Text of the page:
How to Cope with a Backstabber

“Loyalty means nothing unless it has at its heart the absolute principle of self-sacrifice.” Woodrow Wilson

Being victim to backstabbing is downright painful. Backstabbers put on fronts that appear accommodating, loyal and even sacrificial. Then, without warning they strike. There’s many reasons why backstabbers act as they do. They’re selfish, have a lack of self-esteem and a sense of powerlessness. They’re also likely hiding feelings of inadequacy and feel resentful of what you have that they don’t. Whatever the cause, there’s no good or right reason to be a backstabber.

Sometimes, having a backstabber in your life is unavoidable. You or your spouse may work with one, or perhaps a close friend associates with one and you find yourself crossing paths from time to time. Does this mean you are doomed to be a victim? No. There are several things you can do to disarm backstabbers before they strike, and we are sharing those tips today.

1. Watch your back

This may seem obvious, but it’s pertinent. If you suspect a backstabber is running loose around your office or close circle of friends, then be cautious with the things that matter most to you. Be careful who you share your deepest thoughts with. Only share personal matters with those who have proven to be trustworthy in your life. Remember, backstabbers can be sneaky, slick and seductive. They may seem like just the person to share your secrets with – that’s the way they want it.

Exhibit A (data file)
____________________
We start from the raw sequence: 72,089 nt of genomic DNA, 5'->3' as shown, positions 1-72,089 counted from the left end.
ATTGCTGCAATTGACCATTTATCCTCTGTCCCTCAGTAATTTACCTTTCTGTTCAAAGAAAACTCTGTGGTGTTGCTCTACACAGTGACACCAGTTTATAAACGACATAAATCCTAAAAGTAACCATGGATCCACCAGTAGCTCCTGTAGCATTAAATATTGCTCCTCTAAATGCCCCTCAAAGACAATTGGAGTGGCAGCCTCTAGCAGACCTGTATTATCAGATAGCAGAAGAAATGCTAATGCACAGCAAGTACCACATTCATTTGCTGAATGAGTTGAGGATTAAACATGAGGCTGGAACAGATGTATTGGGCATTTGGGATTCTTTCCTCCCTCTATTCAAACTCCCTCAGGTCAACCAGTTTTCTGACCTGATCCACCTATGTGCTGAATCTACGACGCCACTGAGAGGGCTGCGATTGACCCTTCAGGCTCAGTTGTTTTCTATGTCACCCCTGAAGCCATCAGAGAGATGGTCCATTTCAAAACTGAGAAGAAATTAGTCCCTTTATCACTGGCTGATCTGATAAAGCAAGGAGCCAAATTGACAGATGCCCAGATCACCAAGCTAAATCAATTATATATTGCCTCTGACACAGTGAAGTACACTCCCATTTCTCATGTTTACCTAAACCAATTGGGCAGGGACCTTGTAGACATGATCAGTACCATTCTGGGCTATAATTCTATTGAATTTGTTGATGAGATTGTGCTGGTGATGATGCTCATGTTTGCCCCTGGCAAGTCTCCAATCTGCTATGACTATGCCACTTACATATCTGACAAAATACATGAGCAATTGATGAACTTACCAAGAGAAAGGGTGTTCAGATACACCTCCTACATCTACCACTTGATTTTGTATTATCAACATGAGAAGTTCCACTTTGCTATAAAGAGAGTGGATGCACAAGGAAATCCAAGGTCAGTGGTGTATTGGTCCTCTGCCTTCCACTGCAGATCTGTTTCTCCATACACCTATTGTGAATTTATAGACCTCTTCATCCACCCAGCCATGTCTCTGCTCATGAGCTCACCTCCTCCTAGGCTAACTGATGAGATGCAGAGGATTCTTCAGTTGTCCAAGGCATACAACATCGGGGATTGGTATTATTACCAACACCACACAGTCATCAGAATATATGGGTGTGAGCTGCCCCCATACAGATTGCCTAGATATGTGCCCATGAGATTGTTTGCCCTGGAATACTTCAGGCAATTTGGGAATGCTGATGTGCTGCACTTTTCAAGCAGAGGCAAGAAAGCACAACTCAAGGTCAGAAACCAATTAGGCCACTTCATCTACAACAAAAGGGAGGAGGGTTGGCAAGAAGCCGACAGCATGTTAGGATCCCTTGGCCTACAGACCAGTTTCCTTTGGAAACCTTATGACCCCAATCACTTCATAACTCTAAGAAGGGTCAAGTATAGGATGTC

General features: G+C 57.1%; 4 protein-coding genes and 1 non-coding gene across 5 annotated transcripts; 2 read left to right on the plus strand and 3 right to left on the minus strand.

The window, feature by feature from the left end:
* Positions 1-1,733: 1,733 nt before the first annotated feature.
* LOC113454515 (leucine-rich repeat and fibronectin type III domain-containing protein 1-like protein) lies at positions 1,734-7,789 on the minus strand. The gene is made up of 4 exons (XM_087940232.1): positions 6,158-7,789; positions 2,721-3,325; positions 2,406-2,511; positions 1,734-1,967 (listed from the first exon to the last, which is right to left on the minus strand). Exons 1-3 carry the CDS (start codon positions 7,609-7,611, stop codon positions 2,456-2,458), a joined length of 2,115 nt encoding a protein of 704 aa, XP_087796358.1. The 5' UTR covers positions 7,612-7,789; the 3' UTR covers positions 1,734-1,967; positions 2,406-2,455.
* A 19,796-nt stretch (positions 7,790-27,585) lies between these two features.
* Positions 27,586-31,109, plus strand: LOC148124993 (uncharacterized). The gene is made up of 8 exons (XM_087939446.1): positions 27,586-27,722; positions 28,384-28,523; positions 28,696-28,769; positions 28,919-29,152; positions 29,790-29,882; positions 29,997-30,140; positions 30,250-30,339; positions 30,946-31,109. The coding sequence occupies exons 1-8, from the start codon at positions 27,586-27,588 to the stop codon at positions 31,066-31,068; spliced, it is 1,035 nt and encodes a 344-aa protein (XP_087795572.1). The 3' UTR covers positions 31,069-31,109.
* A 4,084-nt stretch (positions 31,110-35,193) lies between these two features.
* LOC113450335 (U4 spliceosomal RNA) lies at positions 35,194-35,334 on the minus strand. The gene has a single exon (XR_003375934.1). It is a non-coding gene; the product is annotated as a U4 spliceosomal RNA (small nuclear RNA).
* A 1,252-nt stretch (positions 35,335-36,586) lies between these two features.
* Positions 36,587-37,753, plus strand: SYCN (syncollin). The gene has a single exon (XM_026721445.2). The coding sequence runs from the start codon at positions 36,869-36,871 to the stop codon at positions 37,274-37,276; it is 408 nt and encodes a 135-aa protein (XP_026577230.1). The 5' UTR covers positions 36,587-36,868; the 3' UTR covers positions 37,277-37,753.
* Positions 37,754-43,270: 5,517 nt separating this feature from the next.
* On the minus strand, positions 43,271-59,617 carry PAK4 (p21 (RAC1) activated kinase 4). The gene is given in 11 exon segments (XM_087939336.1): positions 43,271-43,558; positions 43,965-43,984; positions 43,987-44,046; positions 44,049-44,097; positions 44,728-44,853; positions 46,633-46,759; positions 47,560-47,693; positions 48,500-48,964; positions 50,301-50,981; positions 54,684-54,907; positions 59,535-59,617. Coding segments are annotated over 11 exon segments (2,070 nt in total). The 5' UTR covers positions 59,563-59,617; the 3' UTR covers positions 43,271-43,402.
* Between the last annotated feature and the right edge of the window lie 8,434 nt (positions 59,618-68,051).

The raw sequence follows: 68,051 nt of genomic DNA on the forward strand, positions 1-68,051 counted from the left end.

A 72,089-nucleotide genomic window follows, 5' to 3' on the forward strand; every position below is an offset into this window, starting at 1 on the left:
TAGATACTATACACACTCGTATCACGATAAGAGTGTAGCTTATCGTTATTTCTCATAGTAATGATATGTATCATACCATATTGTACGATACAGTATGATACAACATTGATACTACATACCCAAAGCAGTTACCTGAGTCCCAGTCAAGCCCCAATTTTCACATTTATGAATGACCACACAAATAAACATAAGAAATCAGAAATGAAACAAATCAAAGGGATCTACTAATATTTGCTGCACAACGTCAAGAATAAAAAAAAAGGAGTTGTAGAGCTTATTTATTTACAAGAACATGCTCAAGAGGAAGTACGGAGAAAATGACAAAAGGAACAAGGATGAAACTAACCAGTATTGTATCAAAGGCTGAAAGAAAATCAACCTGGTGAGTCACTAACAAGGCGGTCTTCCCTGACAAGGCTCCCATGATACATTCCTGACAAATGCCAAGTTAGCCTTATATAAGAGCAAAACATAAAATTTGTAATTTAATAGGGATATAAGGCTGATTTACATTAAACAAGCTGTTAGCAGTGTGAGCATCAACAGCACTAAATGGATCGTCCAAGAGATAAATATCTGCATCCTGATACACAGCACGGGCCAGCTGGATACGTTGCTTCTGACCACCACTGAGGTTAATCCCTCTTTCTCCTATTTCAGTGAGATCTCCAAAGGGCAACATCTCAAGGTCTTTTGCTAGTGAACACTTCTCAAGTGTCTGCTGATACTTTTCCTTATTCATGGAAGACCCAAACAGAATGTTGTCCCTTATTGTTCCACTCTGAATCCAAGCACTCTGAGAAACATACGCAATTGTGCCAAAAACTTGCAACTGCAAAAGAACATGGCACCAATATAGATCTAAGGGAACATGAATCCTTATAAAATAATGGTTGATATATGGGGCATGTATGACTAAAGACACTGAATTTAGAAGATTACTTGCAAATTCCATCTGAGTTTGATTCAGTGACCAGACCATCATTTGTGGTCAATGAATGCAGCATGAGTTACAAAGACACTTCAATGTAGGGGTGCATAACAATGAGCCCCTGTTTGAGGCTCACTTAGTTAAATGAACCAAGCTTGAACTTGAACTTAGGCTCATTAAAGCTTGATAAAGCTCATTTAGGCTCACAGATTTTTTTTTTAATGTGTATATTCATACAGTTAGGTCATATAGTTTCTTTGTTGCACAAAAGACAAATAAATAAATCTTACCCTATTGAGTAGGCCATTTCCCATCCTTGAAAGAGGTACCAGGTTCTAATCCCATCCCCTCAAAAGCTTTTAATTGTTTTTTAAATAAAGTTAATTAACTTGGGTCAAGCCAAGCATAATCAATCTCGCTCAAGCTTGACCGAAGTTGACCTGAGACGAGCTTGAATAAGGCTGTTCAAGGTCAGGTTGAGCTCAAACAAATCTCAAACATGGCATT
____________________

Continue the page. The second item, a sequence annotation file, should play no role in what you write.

2. Stand up for fellow victims

When you see backstabbing happen to someone else, try to stop it. A coworker may say to you “Tom makes a mess of every sales meeting he attends.” What’s your impulse? If you are like many, you may want to chime in with some of your own negative thoughts about Tom. But if you want to help curb backstabbing, then resist the temptation. Say firmly that you don’t agree. Or point out something good about the person who is being backstabbed. After all, someday you may need Tom, or someone else, to do the same for you.

3. Build a network of trust

One of the most important preventative measures you can take is to make a favorable impression on the people and relationships around you. This goes for co-workers, friends, family and beyond. Support these people in your life and show your loyalty as well.

It’s also important to have a trustworthy confidant, a person who can act as a mirror and reflect the truth. You can ask this person “does it seem to you that so-and-so is trying to make me look bad?” Your confidant will be able to shoot straight and let you know if you are being paranoid, or if real danger is on the horizon.

4. Let go of revenge

Lastly, it’s important to remember that revenge never gets you anywhere good. It’s understandable to still feel pain if you’ve been backstabbed in the past. But storing up pain and plotting revenge will eventually punish you more than it does the backstabber. So, do yourself a favor and let go of revenge.